gold rose dust: a fairy tale, 2002

they promise her a kiss, the twelve

fairies bending over her crib, a kiss to wake

her from her sodden sleep, a kiss to make

up for the weeping years, the loss

of sunrise in the mountains, water

dried to dust in fountains across

her courtyard; a consolation and a hope,

a rope to cling to as she swings through

the abyss, a kiss to wake the princess from

her sleep, to keep her safe and whole

in her chamber high above, a kiss for

love, and so, you know, she does not fear

when the witch beckons — “Come here,

my dear…” — she climbs the stair, her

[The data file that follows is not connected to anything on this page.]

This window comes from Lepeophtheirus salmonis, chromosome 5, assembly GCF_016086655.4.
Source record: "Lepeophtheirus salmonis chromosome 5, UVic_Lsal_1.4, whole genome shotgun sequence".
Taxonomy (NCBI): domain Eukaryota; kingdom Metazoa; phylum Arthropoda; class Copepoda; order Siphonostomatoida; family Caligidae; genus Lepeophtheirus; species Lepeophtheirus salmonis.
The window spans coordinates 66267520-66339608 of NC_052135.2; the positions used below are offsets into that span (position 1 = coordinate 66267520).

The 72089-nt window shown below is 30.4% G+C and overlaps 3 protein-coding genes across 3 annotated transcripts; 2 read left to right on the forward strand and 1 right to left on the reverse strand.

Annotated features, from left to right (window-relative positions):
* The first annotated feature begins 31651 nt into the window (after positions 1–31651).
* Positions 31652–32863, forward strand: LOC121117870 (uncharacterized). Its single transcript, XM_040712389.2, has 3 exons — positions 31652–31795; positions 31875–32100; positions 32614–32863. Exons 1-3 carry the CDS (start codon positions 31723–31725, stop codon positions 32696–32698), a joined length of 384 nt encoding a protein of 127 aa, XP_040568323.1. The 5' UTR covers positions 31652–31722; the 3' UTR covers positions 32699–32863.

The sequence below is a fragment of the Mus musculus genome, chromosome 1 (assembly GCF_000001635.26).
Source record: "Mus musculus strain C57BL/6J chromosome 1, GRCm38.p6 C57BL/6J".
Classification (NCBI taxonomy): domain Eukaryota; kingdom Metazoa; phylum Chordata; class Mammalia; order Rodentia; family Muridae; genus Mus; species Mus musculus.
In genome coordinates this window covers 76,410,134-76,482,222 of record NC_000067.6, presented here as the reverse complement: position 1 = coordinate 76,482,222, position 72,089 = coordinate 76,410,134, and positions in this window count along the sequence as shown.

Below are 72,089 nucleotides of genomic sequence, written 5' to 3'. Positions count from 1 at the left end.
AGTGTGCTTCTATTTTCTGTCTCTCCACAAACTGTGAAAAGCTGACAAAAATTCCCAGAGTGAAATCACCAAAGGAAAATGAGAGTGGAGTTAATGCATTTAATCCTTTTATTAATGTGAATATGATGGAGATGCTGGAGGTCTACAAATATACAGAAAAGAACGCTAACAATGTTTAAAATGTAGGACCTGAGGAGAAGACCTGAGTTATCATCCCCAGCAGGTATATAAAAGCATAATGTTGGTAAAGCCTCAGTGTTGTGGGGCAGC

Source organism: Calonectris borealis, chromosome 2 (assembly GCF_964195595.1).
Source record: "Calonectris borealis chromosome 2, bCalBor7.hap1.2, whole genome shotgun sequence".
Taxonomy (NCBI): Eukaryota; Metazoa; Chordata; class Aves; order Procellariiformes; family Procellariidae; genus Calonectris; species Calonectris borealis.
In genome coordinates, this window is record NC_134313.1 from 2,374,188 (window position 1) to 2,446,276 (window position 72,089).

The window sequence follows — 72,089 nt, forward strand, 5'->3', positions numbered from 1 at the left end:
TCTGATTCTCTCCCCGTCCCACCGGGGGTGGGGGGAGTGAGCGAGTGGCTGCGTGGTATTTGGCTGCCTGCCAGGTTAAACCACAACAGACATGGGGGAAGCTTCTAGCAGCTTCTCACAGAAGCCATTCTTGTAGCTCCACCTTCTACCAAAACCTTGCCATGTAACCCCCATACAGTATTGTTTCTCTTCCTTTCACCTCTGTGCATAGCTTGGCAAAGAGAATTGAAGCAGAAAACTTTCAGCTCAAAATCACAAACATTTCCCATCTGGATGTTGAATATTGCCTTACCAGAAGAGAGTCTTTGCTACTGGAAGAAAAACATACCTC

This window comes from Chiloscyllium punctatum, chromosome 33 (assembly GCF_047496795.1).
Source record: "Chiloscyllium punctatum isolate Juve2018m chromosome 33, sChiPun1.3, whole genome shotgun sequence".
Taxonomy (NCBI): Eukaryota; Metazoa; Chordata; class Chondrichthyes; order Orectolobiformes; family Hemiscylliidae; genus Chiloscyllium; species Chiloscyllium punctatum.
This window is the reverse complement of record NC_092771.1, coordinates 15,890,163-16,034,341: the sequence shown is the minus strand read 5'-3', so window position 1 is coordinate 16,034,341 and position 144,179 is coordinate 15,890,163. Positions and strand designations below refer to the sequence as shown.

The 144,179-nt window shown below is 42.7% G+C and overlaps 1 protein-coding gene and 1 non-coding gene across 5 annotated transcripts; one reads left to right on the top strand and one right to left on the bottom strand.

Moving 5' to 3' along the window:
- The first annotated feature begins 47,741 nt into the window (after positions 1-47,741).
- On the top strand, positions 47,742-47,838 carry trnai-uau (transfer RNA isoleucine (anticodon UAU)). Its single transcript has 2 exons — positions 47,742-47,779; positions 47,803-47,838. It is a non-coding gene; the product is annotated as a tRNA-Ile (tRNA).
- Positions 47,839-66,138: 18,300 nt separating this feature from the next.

golden hair trailing down, catching

dust, as she must, in the hundred years

to come; she pricks her thumb on the

spinning wheel, so quick, so slick, she doesn’t

feel a thing, and then she sleeps, to dream

of tender kings and wedding rings, the

wings of love to lift her up from where she

lay, but what is this? the sun sets in the west;

its dying rays illuminate two babes upon

her breast, a pair of twins whose eager

lips bring only pain to the tips…oh, what

is this, this is not bliss, what’s gone amiss,

oh say, twelve fairy godmothers, oh

say…was that a kiss?